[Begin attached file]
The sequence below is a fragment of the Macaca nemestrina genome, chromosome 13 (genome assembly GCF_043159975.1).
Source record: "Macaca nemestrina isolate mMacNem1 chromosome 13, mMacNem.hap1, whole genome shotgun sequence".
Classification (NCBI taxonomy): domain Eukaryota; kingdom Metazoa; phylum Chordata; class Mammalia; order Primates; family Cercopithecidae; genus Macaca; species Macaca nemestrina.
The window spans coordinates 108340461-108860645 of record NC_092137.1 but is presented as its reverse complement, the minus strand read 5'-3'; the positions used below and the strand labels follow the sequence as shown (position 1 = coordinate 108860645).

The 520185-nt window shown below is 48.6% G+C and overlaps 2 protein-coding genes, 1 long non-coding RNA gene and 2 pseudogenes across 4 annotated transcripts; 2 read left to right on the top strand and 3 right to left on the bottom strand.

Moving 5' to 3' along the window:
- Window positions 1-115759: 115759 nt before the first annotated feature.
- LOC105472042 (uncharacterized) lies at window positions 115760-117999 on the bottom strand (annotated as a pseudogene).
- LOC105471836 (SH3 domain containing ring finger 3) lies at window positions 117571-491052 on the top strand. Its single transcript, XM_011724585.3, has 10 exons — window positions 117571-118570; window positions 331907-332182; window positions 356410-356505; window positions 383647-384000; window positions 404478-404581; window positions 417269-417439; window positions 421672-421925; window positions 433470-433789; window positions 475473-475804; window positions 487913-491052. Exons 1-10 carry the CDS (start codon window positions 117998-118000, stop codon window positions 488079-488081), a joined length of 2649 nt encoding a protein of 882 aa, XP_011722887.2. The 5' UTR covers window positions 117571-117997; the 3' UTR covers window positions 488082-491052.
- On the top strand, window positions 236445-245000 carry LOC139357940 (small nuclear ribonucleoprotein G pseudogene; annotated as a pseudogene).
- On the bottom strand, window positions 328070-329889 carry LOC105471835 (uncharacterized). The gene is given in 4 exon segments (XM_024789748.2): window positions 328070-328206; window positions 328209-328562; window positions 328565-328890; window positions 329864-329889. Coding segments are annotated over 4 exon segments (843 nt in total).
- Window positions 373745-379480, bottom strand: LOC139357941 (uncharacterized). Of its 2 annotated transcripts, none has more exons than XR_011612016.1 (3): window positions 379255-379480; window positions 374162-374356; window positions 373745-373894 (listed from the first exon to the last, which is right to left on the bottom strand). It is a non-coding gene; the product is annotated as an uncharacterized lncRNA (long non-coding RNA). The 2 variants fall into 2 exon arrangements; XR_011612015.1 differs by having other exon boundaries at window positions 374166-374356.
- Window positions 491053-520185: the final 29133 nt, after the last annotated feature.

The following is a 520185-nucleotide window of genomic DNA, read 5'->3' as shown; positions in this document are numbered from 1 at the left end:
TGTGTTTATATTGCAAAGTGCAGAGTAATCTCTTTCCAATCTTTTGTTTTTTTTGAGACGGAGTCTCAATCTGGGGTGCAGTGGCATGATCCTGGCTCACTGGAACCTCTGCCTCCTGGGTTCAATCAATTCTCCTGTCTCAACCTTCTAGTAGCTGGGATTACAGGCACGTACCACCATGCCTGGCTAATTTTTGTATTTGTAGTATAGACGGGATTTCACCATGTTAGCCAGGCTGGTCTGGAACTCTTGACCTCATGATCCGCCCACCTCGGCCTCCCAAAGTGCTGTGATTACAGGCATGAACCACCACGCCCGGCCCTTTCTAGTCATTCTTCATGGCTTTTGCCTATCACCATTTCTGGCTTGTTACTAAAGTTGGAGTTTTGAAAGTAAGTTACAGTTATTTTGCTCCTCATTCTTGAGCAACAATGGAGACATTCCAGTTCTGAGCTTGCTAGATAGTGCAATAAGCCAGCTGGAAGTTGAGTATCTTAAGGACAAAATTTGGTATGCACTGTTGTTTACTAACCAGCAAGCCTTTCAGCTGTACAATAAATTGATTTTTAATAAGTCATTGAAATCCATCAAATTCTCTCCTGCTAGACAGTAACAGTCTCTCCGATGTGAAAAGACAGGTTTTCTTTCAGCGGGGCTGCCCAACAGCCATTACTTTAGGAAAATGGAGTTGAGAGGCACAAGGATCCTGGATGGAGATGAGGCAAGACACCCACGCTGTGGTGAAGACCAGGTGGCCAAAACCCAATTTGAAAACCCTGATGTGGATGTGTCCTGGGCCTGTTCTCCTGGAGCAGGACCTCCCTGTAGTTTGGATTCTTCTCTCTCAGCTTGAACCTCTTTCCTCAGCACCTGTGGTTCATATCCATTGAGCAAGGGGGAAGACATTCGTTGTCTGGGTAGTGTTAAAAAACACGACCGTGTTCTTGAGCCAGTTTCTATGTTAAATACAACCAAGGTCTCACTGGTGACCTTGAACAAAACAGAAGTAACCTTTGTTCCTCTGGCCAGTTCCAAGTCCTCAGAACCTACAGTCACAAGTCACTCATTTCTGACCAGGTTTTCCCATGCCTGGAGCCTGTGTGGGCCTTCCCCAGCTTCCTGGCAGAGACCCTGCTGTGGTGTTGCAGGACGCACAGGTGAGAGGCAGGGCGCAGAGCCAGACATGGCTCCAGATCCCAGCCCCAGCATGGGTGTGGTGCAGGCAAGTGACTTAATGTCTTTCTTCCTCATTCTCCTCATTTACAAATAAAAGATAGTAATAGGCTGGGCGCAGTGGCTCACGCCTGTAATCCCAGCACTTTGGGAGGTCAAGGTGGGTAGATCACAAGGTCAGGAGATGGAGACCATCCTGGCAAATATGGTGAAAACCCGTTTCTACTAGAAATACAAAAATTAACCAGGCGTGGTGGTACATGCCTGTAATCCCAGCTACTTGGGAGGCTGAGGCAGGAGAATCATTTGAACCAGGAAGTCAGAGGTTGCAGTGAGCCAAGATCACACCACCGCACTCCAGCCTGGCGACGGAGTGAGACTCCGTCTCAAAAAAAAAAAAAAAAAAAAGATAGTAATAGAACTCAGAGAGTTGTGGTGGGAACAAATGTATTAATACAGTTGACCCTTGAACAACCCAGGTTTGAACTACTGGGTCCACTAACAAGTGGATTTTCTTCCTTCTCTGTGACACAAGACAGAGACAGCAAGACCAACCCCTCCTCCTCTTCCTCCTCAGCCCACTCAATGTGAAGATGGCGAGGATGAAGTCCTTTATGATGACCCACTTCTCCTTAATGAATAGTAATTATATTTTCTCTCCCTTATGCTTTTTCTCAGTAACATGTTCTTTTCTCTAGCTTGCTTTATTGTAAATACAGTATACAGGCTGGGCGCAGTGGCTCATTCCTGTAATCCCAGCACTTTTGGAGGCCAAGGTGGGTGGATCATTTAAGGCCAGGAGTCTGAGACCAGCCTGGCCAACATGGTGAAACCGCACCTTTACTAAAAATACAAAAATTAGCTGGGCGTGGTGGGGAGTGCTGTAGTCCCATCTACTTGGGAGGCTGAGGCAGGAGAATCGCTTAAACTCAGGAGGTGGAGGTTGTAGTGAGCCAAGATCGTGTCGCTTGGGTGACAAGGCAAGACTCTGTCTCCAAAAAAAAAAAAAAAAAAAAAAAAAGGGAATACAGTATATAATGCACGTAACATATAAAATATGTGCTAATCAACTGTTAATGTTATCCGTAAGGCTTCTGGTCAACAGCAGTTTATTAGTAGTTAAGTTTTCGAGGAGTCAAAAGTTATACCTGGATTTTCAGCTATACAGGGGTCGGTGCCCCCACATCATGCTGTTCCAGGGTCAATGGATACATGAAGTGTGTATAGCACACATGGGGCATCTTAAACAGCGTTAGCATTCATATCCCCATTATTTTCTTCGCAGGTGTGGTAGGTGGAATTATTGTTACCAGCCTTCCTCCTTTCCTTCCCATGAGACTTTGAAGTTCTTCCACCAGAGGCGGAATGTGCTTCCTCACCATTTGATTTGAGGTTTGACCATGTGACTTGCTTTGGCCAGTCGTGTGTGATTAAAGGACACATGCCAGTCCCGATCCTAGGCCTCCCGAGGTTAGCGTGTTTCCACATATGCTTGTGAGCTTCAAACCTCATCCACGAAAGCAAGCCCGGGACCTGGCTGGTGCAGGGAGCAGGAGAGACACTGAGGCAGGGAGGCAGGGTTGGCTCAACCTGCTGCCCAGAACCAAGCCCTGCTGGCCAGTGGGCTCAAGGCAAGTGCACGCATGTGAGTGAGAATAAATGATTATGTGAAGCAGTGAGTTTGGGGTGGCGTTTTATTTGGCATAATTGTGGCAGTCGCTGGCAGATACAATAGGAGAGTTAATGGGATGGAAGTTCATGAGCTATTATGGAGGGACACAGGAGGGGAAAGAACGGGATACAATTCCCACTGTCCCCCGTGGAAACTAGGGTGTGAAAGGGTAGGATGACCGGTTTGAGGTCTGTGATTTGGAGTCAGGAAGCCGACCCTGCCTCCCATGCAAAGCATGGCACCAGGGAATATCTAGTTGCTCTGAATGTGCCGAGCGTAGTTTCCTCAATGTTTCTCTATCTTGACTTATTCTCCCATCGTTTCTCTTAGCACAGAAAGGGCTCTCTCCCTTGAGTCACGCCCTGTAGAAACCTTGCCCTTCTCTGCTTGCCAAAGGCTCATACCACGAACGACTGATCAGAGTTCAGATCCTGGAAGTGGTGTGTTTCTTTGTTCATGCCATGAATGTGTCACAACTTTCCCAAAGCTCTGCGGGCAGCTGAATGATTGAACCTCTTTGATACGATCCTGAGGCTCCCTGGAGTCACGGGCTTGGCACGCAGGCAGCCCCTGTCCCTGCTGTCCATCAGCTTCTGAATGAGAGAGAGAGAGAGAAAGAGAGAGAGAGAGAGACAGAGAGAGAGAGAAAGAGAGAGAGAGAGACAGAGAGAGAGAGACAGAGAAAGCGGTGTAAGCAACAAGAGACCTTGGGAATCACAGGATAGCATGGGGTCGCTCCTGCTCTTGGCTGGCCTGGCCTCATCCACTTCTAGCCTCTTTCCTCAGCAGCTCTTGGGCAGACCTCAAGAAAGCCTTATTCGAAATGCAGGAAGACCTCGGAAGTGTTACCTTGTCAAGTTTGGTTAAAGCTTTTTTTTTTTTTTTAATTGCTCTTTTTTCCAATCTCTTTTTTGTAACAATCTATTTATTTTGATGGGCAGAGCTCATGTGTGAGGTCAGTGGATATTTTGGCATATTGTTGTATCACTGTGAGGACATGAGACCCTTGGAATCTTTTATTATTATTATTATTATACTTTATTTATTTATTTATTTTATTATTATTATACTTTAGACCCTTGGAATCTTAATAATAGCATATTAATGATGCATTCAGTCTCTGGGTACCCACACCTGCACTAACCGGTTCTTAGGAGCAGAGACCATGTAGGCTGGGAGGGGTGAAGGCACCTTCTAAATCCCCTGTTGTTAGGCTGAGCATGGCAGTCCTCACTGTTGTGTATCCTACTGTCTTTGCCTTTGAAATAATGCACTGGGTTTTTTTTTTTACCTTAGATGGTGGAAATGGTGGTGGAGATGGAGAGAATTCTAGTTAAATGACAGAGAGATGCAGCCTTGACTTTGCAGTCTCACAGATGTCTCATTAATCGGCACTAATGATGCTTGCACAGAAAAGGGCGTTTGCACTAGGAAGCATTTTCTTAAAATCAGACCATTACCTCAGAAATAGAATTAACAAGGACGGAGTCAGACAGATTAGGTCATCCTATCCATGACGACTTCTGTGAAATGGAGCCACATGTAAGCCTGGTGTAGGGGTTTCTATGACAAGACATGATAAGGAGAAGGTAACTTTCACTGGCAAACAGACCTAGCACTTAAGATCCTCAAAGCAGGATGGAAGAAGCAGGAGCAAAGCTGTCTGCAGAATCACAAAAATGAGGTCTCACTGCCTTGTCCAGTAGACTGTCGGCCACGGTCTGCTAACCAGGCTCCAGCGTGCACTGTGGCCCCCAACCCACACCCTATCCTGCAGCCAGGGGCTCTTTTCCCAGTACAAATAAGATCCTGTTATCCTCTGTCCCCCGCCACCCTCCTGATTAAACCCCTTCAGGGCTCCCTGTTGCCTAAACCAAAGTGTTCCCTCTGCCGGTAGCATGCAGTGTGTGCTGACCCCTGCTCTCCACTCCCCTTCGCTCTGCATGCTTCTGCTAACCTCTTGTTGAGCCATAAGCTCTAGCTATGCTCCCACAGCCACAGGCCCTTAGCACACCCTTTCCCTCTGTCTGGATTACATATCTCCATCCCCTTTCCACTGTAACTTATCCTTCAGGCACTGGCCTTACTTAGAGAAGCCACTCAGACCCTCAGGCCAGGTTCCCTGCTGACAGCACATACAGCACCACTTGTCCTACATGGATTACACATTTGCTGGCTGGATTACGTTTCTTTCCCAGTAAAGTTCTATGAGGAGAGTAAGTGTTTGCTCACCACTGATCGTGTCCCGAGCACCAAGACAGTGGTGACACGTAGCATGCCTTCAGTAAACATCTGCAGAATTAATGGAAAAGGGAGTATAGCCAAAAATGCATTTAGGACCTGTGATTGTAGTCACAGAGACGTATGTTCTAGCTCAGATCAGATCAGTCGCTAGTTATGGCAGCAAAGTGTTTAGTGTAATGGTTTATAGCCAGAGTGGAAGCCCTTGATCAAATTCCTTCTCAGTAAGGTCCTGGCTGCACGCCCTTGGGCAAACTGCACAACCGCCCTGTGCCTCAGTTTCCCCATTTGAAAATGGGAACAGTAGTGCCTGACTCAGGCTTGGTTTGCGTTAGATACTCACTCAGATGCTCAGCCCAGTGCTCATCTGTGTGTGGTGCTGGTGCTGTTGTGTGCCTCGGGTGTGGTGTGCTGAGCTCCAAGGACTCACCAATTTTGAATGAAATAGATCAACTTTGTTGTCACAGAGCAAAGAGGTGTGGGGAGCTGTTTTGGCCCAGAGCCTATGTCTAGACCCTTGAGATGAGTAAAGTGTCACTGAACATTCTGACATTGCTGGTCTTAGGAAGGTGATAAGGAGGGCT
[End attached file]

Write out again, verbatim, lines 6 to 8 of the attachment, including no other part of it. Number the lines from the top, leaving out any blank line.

Moving 5' to 3' along the window:
- Window positions 1-115759: 115759 nt before the first annotated feature.
- LOC105472042 (uncharacterized) lies at window positions 115760-117999 on the bottom strand (annotated as a pseudogene).